The priest added, “I think it shows maybe a different side of the priesthood in a way that hopefully kind of just expresses joy and fraternity and friendship, and then that you can use all things to glorify God. Hopefully this music can be a little bit a part of that, glorifying God, through our voices, through the songs, but also just (to) have fun.”

Priests in Concert members showed their versatility

Iter, a band also known as Priests in Concert, was up next playing songs such as “Learn to Fly” by the Foo Fighters, “Alive” by Pearl Jam, “Caraluna” by Bacilos, and “Livin’ on a Prayer” by Bon Jovi.

“I’m very excited, very happy to be here with the young adults of the Archdiocese of Washington, to put on a show, make them happy, make them inspired, and always dedicating this show to our Mother of God,” said band member Father Saulo Vicente, vice rector of the Redemptoris Mater Seminary in Hyattsville, Maryland, who sang and played tambourine.

Another singer in that band, Father Daniele Rebeggiani, serves as a secretary at the apostolic nunciature in Washington. Three other priests play guitar, the drums and keyboard, respectively.

Band members throughout the night showed their versatility as they swapped instruments or took on vocals for different songs.

“(We picked) ‘Caraluna’ because we wanted something Latino that would move the crowds, and it’s a super happy song, and we just wanted to give a chance for people to dance and be happy,” Father Rebeggiani said. “I think happiness has a lot to do with what we are about. Christians are fundamentally happy people.”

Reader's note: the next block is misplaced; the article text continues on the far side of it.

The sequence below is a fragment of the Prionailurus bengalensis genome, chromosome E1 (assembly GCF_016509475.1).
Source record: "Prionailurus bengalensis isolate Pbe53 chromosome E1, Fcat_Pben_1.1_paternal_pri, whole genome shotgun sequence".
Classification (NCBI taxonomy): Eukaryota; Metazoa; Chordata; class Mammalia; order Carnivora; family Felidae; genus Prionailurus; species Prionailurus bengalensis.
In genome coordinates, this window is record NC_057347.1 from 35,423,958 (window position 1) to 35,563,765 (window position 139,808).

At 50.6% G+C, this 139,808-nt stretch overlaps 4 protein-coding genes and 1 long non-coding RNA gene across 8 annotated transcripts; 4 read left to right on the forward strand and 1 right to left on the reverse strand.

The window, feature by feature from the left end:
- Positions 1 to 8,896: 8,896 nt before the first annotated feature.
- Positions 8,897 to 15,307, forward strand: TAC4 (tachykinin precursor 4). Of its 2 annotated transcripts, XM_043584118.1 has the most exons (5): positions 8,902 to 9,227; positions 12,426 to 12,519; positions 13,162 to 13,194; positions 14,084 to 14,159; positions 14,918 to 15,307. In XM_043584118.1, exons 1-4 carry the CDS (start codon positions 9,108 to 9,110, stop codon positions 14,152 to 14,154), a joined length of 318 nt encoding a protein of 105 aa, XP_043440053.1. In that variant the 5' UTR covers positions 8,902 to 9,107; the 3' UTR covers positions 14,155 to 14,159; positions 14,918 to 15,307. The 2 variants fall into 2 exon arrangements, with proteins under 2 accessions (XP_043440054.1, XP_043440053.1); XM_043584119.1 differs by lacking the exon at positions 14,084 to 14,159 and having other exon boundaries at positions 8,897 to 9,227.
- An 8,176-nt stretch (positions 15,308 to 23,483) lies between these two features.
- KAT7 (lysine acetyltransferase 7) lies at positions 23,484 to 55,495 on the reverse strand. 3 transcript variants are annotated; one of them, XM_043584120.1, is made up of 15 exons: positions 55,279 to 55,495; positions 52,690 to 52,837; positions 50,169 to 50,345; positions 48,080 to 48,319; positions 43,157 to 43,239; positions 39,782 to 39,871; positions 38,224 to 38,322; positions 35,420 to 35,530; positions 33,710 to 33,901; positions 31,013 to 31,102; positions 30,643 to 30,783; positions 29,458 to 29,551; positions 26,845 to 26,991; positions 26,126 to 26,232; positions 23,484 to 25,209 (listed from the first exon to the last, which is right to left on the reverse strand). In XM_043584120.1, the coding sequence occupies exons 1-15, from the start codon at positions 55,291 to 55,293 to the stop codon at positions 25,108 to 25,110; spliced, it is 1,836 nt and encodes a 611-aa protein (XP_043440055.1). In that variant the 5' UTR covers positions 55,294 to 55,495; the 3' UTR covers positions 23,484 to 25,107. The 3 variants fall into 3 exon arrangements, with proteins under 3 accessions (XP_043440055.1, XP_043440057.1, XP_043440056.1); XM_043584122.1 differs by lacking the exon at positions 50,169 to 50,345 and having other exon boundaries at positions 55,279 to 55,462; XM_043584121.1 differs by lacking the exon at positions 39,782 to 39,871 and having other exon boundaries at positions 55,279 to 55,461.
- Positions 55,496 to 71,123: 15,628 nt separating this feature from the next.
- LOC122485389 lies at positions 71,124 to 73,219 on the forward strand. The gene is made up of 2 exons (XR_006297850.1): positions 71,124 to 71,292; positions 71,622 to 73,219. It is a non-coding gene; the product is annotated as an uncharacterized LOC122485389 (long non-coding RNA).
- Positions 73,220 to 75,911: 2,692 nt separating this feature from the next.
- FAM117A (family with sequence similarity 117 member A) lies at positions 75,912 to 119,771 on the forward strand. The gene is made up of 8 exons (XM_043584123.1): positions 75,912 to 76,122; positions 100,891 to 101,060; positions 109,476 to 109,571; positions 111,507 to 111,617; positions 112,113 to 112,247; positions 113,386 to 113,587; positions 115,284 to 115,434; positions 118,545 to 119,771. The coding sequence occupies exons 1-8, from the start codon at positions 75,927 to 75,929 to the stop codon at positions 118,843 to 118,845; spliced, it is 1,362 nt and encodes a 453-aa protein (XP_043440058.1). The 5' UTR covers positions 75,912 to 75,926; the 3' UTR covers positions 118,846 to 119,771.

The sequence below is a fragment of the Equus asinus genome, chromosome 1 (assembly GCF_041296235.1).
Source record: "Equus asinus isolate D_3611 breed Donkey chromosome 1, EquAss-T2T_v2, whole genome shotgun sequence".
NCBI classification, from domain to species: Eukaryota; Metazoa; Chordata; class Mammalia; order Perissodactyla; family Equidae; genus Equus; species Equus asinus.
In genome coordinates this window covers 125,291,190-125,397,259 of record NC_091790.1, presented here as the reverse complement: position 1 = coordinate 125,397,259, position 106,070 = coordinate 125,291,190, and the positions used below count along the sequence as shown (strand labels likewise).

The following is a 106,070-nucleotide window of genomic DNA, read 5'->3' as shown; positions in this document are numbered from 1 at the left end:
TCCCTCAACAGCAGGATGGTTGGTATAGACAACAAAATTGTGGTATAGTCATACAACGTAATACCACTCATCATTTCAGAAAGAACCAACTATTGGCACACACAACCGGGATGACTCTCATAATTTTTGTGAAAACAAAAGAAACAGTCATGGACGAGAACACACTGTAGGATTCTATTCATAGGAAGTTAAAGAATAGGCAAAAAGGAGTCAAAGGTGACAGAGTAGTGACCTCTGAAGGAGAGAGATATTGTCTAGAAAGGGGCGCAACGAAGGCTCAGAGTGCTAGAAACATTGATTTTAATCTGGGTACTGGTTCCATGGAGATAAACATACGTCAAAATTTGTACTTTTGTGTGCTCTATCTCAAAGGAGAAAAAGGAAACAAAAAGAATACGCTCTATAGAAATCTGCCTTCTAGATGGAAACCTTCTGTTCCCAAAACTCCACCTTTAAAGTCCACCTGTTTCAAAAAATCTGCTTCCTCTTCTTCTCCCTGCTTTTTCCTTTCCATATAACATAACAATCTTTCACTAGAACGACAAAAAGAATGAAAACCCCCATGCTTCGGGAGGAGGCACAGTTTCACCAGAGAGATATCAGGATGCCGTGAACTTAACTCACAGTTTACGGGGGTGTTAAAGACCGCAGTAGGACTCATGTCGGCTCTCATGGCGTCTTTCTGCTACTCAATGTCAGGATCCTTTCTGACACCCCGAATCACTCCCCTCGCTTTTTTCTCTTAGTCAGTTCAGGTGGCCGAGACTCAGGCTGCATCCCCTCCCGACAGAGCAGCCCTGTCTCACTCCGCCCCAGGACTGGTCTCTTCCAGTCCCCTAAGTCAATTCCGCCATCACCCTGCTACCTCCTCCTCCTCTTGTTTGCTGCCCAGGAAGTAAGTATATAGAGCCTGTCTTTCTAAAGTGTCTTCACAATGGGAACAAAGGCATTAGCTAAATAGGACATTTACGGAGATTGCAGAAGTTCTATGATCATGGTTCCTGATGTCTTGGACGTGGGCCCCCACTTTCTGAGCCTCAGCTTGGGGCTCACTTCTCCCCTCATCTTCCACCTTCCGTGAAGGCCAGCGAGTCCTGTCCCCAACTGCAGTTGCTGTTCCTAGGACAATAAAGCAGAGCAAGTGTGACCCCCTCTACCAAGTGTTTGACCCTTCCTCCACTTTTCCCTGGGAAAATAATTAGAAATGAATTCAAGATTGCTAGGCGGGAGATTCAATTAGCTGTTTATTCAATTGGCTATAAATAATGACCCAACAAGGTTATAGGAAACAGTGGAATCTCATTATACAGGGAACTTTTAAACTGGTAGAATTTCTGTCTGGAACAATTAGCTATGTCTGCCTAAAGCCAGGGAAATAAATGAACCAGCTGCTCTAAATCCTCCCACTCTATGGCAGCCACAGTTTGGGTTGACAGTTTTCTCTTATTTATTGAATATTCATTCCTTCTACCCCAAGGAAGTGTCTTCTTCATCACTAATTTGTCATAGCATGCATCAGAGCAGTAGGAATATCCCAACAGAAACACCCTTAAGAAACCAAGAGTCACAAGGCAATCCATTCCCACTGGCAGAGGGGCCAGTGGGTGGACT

The meaning behind the band names

On stage, keyboardist Father John Benson spoke about how he started to experience the church when he felt very “alone.” He felt God’s love and was impacted by Pope Benedict XVI’s visit to the United States in 2008. He said the band name Iter means “the way” and refers to the Neocatechumenal Way, a Catholic movement dedicated to adult and family faith formation.

The name of the band Upon This Rock, references how Jesus told St. Peter, “You are Peter, and upon this rock, I will build my church.” (Matthew 16:18)

Cover songs by Upon This Rock included “The Middle” by Jimmy Eat World, “The Dog Days Are Over” by Florence & the Machine, “One Love” by Bob Marley, and “Awake My Soul” by Mumford and Sons with an encore appearance of Matisyahu’s “One Day.”

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Catherine Buckler is a reporter for the Catholic Standard, newspaper of the Archdiocese of Washington.

Tags: Priests